After the Srebrenica rumour was raised to an official level by then U.S. Ambassador to the U.N. Madeleine Albright, the Hague Tribunal issued a special indictment against the political and mili­tary leaders of the Bosnian Serbs, and sent impressive scientifical teams and materials in Bosnia to investigate alleged “mass graves”. Two years later, the places where 8’000 to 12’000 unarmed men should have been bluntly gathered and killed revealed less than 500 corpses-which was even less than the human losses the Serb head­quarters admitted to have caused to the Muslim army during the battle.

People working in the Western diplomacy, governments, and intelligence reviews do not give any more credit to the anti-Serb war propaganda than to the Timisoara mass graves or the alleged massa­cre of Koweiti babies by Iraqi soldiers. Stories about Serbian “ethnic cleansing”, “mass rapings”, “death camps” and “genocides” were designed for a short and medium-range use, and they worked per­fectly well on the dramatic scene of a civil war. Now they are merely media food for blunt CNN-consumers, whom the political and me­dia powers are-because they are not willing to recognize their pro­fessional faults, or perhaps even because they still have not dared to draw up a reliable and credible account of all these events.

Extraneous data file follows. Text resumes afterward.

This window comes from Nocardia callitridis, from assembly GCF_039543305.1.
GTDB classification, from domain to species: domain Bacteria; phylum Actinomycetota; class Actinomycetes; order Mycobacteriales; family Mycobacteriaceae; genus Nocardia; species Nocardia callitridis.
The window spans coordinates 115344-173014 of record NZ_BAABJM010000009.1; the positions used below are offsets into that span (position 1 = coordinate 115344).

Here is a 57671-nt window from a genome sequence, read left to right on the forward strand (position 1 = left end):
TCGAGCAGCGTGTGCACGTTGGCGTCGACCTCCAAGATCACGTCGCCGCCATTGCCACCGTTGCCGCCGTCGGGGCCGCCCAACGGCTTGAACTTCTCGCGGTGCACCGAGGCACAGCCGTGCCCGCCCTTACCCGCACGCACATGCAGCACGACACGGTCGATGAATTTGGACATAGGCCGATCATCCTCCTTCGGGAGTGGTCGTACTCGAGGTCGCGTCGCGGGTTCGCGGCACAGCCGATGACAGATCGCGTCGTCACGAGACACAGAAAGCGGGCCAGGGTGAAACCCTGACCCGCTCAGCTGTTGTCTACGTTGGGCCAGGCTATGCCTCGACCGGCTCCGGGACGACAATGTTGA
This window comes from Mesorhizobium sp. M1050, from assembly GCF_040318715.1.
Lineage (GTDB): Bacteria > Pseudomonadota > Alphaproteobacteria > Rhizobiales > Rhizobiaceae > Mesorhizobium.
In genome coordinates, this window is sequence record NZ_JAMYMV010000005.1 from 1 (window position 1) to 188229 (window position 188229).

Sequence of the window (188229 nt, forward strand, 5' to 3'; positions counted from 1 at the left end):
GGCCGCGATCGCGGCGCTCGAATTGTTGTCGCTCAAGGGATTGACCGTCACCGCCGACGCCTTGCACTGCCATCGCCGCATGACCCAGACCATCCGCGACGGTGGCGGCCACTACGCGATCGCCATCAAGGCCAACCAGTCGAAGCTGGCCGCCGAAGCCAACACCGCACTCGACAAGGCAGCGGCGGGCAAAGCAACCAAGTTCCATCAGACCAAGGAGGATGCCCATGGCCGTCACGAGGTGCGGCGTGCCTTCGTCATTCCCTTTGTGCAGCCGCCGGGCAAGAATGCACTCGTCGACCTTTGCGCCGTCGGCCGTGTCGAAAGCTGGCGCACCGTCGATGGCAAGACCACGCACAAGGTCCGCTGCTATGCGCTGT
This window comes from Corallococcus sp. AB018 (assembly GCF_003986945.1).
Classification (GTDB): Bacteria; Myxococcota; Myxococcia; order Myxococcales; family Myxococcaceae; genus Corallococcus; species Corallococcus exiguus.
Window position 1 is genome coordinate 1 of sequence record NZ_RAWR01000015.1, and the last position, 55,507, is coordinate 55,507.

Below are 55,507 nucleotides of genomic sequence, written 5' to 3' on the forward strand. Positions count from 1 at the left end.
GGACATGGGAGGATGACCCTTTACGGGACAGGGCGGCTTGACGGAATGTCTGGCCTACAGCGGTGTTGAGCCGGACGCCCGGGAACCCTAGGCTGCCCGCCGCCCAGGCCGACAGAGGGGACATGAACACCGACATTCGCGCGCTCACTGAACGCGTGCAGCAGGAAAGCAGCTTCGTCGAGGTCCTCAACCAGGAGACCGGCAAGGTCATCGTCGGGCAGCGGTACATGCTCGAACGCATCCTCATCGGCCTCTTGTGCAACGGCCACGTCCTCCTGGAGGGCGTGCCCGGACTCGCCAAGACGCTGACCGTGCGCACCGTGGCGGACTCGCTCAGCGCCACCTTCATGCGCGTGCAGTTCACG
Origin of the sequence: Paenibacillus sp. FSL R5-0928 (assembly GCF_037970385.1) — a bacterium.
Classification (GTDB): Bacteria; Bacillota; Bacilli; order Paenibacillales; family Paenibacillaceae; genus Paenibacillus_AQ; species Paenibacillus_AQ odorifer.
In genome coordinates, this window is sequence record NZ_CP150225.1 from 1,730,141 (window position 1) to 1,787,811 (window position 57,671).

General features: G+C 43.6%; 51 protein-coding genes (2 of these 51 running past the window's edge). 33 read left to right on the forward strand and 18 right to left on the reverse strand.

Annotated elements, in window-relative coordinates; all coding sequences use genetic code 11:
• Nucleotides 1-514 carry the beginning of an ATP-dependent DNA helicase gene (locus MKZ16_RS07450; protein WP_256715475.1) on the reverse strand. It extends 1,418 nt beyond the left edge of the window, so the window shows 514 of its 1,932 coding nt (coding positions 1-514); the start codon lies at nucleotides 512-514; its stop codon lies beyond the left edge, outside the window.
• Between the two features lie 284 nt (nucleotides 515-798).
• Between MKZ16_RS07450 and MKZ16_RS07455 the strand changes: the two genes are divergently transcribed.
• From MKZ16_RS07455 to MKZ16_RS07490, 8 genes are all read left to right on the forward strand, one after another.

The Dayton Agreement, which is being enforced against the people’s will by a foreign administrator, does not offer Bosnia and Herzegovina any real and definite future. It is based on the myth of a unitary Bosnia, a myth that has already caused so many deaths and destructions. Who, for instance, could believe in a “Croat-Muslim Federation” knowing how Croats and Muslims fought against each other (and still are fighting through politics and provocations) in the Mostar region? Dayton stems from a long record of manipu­lations, propaganda, and outrageous lies. Lies and propaganda seem to be a substitute for justice and courage in international politics. But those who use them should know that they will not bring them credit and respect, only hatred, scorn and contempt.